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I'm trying to build my first Decision Tree Classifier using the Iris dataset in the sklearn library. This is my first sample code:

from sklearn.datasets import load_iris
from sklearn.metrics import accuracy_score
from sklearn.metrics import f1_score
from sklearn.model_selection import cross_val_score
from sklearn.metrics import confusion_matrix
from sklearn import tree 
import numpy as np
import graphviz 

iris = load_iris()

clf_ex1 = tree.DecisionTreeClassifier(criterion="entropy",random_state=300,min_samples_leaf=5,
                                      class_weight={0:1,1:10,2:10})

np.random.seed(0)

indices = np.random.permutation(len(iris.data))
indices_training=indices[:-10]
indices_test=indices[-10:]

iris_X_train = iris.data[indices_training]
iris_y_train = iris.target[indices_training]
iris_X_test  = iris.data[indices_test]
iris_y_test  = iris.target[indices_test]

clf_ex1 = clf_ex1.fit(iris_X_train, iris_y_train)

predicted_y_test = clf_ex1.predict(iris_X_test)

print(confusion_matrix(iris_y_test, predicted_y_test))


print("Predictions:")
print(predicted_y_test)
print("True classes:")
print(iris_y_test) 
print("--------")
print(iris.target_names)

# print some metrics results
acc_score = accuracy_score(iris_y_test, predicted_y_test)
print("--------")
print("Accuracy score: "+ str(acc_score))
print("--------")
f1=f1_score(iris_y_test, predicted_y_test, average='macro')
print("F1 score: "+str(f1))
print("--------")

scores = cross_val_score(clf_ex1, iris.data, iris.target, cv=5) 
print(scores)

dot_data = tree.export_graphviz(clf_ex1, out_file=None, 
                         feature_names=iris.feature_names, 
                         class_names=iris.target_names, 
                         filled=True, rounded=True,  
                         special_characters=True)  
graph = graphviz.Source(dot_data)  
graph

As you can see, in my DecisionTreeClassifier function I set the weight of the classes by giving a major value to the second one and the third one and I've given 300 to the random_state parameter. Then, I made another example by changing these parameters on this way:

clf_ex2 = tree.DecisionTreeClassifier(criterion="entropy",random_state=300,min_samples_leaf=5,
                                  class_weight={0:1,1:1,2:10})

and on this way:

clf_ex3 = tree.DecisionTreeClassifier(class_weight=None, criterion='entropy', 
                                  max_depth=2, 
                                  max_leaf_nodes=None, 
                                  min_samples_leaf=15, 
                                  min_samples_split=5, 
                                  random_state=100,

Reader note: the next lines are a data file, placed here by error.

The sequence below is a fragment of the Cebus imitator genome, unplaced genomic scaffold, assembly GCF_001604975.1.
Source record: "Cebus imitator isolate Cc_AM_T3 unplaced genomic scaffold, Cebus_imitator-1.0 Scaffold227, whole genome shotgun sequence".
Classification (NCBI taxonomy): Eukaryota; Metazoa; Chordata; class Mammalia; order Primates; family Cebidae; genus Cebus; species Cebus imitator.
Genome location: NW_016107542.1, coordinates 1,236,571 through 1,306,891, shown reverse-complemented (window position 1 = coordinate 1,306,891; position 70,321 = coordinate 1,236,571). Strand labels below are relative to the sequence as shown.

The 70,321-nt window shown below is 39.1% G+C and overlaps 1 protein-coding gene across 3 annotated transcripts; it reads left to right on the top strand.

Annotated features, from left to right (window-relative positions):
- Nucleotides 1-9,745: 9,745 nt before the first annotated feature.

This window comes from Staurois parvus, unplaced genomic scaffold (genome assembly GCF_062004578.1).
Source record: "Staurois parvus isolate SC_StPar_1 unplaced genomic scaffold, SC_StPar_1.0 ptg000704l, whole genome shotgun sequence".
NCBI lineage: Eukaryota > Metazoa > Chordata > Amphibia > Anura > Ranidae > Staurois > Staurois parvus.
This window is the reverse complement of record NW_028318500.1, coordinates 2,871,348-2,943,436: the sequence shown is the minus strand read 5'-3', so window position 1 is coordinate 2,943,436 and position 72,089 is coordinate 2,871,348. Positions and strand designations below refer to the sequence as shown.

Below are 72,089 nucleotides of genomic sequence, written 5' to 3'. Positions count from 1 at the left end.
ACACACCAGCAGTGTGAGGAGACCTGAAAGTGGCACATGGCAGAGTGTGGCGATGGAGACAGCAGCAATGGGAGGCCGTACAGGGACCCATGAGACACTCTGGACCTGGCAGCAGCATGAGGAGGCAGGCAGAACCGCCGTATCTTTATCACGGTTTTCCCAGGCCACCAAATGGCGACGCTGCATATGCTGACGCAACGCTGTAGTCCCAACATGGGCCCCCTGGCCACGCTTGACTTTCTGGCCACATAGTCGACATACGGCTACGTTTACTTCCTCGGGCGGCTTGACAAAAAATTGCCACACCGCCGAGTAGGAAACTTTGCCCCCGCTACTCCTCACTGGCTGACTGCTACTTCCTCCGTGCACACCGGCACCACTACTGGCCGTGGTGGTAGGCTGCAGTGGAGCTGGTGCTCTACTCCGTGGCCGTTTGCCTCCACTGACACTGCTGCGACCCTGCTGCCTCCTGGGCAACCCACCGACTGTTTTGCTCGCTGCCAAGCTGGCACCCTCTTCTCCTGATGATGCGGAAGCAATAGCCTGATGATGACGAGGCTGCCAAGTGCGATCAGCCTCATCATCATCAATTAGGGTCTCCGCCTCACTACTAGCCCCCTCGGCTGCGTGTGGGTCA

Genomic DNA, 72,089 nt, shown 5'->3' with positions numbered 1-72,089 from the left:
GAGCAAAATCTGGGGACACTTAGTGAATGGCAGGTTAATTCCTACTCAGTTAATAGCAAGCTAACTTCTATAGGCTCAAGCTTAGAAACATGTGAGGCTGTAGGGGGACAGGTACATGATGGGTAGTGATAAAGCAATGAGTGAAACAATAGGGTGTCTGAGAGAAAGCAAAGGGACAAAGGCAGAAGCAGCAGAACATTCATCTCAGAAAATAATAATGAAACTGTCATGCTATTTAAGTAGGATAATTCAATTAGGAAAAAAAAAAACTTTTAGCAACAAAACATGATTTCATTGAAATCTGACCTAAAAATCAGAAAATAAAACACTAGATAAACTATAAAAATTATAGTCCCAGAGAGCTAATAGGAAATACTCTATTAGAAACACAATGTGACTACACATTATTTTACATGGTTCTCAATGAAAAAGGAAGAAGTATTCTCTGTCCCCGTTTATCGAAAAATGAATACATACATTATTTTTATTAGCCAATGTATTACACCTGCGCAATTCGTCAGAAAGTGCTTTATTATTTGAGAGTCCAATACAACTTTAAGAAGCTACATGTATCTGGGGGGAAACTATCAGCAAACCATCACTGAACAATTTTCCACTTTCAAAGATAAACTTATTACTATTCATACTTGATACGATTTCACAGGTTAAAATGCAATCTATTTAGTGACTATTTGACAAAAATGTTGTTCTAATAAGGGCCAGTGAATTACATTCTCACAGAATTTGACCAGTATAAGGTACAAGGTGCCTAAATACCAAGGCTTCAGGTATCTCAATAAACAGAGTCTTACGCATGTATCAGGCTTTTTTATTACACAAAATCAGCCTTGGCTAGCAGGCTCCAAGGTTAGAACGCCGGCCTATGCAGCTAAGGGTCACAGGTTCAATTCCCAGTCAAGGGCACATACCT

splitter='best')

The problem is that all the values that I print (the confusion matrix, the accuracy, the predicted_y_test and the f1 score) do not change between the three codes. The only value that gets affected is the Cross Validation Score. Why?

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I ran your script and this is what was returned for all 3 confusion matrices:

[[4 0 0]
 [0 3 1]
 [0 0 2]]

This confusion matrix indicates to me that your model is working wonderfully on the testing data. There is a single exception where your model predicts the wrong class (the non-diagonal "1").

Since you are giving the same random seed every time, your training and testing indices are the same for all 3 models you are investigating. Meaning: they are all being trained on the same data and tested on the same data.

It is quite possible that, in this test data set, 9 out of 10 samples are very easy to classify, while there is 1 case where it is much more non-trivial. The contrast between trivial and non-trivial might be so stark that adjusting hyperparameters in your DecisionTree isn't yielding any difference in performance.

So this could explain why your output is the same for all those fields you mentioned.

As for the cross_val_score - this method randomly mixes your entire dataset and gives you 5 successive CV trials. As this process is actually random from your first model through to your third (it doesn't depend on your np.random.seed(0)), the splits are different and you will yield similar (but not identical) results.

As a general note - be careful how you're currently using cross_val_score. In your current implementation you are feeding a pre-trained model to a method where it expects an un-trained model, and you are asking it to cross validate. As a result it's likely that cross_val_score is re-training your model in a way that you might not be intending.

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